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Grantville Opposition Delays Vote on ‘Riverbend’ Development

Opposition to a 1,000-home development along the San Diego River has caused it to be temporarily pulled from a local planning group agenda. Opponents of the Riverbend project hope that means major changes to a plan they believe will increase congestion and damage the watershed.

Aired 5/21/12 on KPBS News.

Some people in Grantville fear a new development will bring lots of traffic and environmental harm to the San Diego River.

Anthony Wagner stands at the site of a future development along the San Diego River that's raised traffic and environmental concerns.
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Above: Anthony Wagner stands at the site of a future development along the San Diego River that's raised traffic and environmental concerns.

“Riverbend” is slated for construction on 23 acres in the Grantville neighborhood that lie between Mission Gorge Road and the San Diego River. Developers want to build apartments, townhomes and 37,000 square feet of commercial space.

The project was facing an up-or-down vote tonight before the Navajo community planning group, but local resistance has forced it back to the drawing boards.

Anthony Wagner is vice chair of the planning group. He said current plans for the Riverbend project would add an intolerable volume of traffic, block views of the river valley, and require a huge amount of grading in the river's flood plain.

"In doing so, they will absolutely change the course of the San Diego River, affect the temperature, invite non-native plant species and have unintended consequences downstream," said Wagner.

The development manager of Riverbend is Urban Housing Partners. One of their principals is Mike Dunham, who said the company is taking neighborhood opposition very seriously.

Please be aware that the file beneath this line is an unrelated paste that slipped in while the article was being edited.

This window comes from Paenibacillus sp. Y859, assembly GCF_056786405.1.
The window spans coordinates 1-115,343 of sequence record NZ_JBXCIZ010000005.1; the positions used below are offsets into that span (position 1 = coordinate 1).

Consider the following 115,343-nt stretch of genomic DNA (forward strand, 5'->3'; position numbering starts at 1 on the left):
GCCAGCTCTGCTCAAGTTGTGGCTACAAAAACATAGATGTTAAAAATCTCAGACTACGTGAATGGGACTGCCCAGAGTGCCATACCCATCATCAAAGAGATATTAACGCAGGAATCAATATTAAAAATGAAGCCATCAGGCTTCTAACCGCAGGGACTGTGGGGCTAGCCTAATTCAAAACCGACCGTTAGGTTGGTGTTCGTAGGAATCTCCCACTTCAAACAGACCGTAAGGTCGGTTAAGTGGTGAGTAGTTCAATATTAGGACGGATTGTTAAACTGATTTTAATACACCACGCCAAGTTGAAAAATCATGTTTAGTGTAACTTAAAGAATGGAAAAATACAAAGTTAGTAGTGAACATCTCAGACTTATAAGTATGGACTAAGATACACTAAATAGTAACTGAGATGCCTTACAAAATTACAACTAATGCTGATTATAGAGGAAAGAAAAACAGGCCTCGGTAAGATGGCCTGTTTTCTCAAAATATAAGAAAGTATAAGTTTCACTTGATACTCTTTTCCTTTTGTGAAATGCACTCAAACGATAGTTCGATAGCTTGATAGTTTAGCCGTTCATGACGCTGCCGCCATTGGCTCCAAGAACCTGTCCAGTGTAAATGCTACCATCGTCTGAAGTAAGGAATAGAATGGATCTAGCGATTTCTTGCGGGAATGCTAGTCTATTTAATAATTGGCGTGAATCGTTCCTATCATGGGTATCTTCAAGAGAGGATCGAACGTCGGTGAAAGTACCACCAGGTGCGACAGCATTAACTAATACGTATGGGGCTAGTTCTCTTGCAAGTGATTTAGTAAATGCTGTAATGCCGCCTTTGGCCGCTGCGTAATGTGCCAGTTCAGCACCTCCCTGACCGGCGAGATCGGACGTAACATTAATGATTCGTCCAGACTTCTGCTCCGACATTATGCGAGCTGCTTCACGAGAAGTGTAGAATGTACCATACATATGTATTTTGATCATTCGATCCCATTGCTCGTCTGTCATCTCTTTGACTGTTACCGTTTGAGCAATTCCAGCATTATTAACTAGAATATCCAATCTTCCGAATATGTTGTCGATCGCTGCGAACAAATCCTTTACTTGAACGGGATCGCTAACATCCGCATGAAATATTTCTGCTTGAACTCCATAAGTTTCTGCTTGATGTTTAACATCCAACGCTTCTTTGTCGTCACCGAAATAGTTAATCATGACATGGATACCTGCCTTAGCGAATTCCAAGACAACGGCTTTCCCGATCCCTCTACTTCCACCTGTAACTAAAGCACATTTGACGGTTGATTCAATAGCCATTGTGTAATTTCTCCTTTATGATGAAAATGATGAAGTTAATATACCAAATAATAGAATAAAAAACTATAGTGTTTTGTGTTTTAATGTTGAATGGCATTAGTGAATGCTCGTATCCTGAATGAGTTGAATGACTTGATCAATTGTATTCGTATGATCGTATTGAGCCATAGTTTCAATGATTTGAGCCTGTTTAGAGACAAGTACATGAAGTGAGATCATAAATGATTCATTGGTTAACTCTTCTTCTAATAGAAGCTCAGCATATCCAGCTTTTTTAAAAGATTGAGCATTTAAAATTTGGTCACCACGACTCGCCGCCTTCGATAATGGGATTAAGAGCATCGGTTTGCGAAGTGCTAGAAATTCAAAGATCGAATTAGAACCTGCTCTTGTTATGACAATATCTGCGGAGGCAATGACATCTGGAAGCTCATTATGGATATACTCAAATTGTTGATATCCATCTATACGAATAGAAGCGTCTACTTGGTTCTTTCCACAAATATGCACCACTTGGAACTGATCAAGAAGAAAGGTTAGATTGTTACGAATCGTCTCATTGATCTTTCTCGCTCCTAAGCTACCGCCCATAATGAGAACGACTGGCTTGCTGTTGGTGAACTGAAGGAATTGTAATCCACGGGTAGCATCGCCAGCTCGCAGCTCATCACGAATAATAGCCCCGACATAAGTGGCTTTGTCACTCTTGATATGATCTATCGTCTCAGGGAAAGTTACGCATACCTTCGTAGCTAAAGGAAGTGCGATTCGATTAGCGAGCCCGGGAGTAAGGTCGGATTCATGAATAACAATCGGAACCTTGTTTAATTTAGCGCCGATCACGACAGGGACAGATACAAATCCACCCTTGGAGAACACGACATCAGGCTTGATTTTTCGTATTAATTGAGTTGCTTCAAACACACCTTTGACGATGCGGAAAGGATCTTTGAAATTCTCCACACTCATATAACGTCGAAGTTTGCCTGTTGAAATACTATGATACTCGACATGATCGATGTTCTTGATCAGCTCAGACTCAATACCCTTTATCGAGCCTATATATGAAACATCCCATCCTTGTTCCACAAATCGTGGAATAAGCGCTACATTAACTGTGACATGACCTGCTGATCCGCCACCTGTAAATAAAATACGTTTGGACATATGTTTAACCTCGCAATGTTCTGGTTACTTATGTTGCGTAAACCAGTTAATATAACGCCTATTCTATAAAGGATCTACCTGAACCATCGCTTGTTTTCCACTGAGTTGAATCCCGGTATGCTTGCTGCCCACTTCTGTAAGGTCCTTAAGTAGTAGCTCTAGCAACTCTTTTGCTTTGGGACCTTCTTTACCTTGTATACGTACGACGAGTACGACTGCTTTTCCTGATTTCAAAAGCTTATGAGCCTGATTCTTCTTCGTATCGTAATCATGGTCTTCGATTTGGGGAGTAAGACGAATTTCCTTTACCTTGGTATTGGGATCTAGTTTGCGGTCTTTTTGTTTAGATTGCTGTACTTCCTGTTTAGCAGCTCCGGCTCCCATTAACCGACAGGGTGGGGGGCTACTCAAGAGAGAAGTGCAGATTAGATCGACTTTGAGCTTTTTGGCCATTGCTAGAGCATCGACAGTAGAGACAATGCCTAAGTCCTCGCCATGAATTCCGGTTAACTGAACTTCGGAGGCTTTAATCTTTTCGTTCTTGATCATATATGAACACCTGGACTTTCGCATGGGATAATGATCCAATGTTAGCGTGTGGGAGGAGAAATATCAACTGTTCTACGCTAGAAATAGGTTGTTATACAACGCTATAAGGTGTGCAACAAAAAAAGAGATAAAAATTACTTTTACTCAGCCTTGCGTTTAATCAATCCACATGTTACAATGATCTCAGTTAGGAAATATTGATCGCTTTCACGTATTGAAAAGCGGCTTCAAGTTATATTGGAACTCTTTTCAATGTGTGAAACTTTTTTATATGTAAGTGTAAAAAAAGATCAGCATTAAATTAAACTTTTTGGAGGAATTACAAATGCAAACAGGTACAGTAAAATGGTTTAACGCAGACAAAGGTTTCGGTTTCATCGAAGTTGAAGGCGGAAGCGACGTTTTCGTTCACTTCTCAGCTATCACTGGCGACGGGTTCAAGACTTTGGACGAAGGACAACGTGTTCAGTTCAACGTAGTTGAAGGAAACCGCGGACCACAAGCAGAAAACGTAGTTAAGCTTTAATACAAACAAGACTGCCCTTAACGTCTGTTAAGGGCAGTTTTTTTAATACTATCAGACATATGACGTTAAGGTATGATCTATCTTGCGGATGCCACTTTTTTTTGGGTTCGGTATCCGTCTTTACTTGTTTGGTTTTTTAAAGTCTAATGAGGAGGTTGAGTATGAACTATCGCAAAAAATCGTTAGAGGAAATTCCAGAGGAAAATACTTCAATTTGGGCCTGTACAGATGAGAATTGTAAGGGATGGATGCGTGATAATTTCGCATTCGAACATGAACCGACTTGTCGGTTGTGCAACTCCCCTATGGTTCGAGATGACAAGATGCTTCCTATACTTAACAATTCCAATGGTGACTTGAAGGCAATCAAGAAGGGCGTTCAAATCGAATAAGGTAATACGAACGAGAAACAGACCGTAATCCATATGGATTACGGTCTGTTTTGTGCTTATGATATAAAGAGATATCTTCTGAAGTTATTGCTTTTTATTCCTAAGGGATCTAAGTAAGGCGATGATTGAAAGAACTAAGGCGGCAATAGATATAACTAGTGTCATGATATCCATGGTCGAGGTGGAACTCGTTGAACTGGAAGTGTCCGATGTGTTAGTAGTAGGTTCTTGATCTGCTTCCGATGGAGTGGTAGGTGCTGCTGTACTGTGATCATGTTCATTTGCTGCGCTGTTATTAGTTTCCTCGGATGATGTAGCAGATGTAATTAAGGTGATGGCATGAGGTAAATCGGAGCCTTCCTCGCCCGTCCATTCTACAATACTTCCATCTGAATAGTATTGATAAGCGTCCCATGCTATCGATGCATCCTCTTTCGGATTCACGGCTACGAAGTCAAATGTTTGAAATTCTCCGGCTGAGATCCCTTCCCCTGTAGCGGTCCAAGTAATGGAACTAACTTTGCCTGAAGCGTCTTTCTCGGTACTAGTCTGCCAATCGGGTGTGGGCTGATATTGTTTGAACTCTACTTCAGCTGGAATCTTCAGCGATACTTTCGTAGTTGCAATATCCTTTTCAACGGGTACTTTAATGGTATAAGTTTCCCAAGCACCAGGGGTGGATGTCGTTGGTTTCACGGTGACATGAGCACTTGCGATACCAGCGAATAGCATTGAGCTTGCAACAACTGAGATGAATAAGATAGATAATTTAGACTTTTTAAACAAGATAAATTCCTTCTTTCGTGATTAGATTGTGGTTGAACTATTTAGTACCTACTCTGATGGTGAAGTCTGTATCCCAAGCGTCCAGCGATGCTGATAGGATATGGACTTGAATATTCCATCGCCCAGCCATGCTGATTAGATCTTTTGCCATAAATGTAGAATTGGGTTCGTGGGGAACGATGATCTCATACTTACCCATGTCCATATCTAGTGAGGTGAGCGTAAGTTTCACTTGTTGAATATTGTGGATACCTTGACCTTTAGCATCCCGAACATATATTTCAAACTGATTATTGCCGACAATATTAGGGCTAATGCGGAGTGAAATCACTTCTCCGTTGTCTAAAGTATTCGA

"We have taken their feedback and input, and we're having to analyze it," he said.

Dunham wouldn't comment on what changes could be made. But he expects the plan to go before the Navajo planning group in July. After that, the plans must be approved by the San Diego Planning Commission and the City Council.

Anthony Wagner said the Riverbend project doesn't stand alone. Developers are hoping to build as many as 10,000 homes in the area, extending all the way to Mission Trails Regional Park.

Comments

Avatar for user 'Charger4Life'

Charger4Life | May 24, 2012 at 12:10 p.m. ― 2 years, 5 months ago

"Block views of the river valley" ...? As a resident for 5 years, I can't even see the river now with all that scrap in the way and barbed wire fencing. I think I'd rather have a nice, cleaned up area then what is there.

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Avatar for user 'SDsurfdad'

SDsurfdad | June 12, 2012 at 11:59 a.m. ― 2 years, 4 months ago

This area in question has been abused and forgotten for as long as I’ve lived here. I’m embarrassed by the blighted lot and am encouraged someone has actually taken interest in doing something with it. Let’s make something useful here that will actually add to our community instead of detract from it. I’d love to have a park to take my kids, and later my grandkids, to that’s in my neighborhood.

( | suggest removal )